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Use Creative Goals to Plan Your Gear

February 15, 2013
X Marks the Shot, Calgary

Hi. My name is Royce, and I’m a gearhead…

I’ve been a gearhead all my life. But when it turned into always getting new photography equipment for reasons I couldn’t explain, I knew I had to make a change. I’m happy to say I haven’t bought a new camera since November 2010. Although, full disclosure – I did stray just a tiny little bit in August 2012 when that sweet Sony RX100 came out; but it’s only a pocket camera, it wasn’t serious. Honestly, I really do have my gear addiction under control. Seriously. Well, I mean, you can’t count backup camera bodies or lenses; they’re just accessories, you know.

Click the link to read more in my post over at The Camera Store’s blog

2 Comments leave one →
  1. February 16, 2013 08:59

    Well said Royce. I have not bought a new camera body in over 4 years and the last lens I bought was indeed the Canon Tilt/Shift about 3 years ago. I have however plunked out money for accessories and 2 (because apparently 1 is not enough) point and shoot cameras. In the last 8 years I have focused my creativity towards the nature, landscape and wildlife area. Wildlife of course is one of the most expensive areas simply due to the long lenses and fast apertures. But I have found a way around that. Renting. Much cheaper when you only need the lens once or twice a year. I have tried looking for these lenses used but it seems that once photographers have them, they keep them.

    I teach that to my students every time. Figure out what you want to photograph and then buy the equipment that works for it. And do your research. As you said, there is a HUGE variety of choices out there, almost too many to look at. So use comparisons on web sites such as DPreview.com and make sure you get the best bang for your buck and that it does what you need it to do.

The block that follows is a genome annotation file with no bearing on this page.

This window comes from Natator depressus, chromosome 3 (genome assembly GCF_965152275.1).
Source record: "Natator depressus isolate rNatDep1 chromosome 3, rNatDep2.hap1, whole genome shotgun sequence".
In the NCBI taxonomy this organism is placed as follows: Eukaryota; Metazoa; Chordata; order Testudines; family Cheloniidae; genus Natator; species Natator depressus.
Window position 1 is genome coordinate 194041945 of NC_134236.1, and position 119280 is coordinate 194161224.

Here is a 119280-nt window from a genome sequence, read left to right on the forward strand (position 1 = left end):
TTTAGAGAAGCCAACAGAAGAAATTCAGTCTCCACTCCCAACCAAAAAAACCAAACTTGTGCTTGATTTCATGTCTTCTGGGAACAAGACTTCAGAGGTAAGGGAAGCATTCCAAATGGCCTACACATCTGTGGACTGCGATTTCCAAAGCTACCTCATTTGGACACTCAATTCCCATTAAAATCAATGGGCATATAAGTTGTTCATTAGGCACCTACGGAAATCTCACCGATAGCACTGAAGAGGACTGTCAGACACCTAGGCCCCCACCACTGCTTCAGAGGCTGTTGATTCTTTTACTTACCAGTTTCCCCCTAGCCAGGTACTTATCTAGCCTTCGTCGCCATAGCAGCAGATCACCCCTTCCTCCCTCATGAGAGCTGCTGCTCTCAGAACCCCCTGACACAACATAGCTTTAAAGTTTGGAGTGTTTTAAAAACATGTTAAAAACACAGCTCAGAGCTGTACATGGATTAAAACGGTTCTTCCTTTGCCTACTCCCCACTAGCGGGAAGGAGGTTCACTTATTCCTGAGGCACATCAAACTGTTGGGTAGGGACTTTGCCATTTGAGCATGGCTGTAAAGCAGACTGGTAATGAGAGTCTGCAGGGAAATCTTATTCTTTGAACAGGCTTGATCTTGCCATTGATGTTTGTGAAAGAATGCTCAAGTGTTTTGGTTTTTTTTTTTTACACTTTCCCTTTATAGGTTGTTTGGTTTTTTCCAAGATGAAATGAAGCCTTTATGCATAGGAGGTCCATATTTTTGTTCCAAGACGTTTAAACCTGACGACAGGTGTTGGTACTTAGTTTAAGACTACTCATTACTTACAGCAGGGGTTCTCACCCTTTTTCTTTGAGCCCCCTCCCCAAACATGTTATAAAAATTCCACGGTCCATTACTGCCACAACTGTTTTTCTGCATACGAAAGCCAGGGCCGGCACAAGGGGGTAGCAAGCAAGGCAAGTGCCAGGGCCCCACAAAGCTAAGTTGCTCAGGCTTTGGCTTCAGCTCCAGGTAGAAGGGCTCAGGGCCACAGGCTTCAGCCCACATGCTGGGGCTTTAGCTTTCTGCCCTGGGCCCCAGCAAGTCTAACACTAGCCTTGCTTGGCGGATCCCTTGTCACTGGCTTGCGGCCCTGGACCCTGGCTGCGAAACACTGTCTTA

2. February 16, 2013 09:53

    Good addition on the idea of renting, Craig. Sometimes a piece of gear may be tempting but it’s not clear whether it would really work out or not. Rent the thing, or find somebody to borrow it from temporarily. Worst case — buy used, and if it doesn’t work out sell it on again for probably little net loss. Nothing beats experience to decide whether to bring something into your arsenal of creative tools.

    Research is also good but I do encourage readers of the comparison sites & online forums to remember to put the information into context of their own personal creative goals. Often reviews or user comments are colored by the context of whomever is making the review or posting the commentary. I’m on the editorial team of NatureScapes.Net, and we have a lot of gear talk on the forums. A popular post is the “what should I get” or “should I get A or B” post. People often don’t give the context of their goals when they ask these questions. And then responders start answering without providing the context of their own goals, either. My probably annoying opening line in any of these sorts of discussion threads usually is “what are you trying to do”… 🙂

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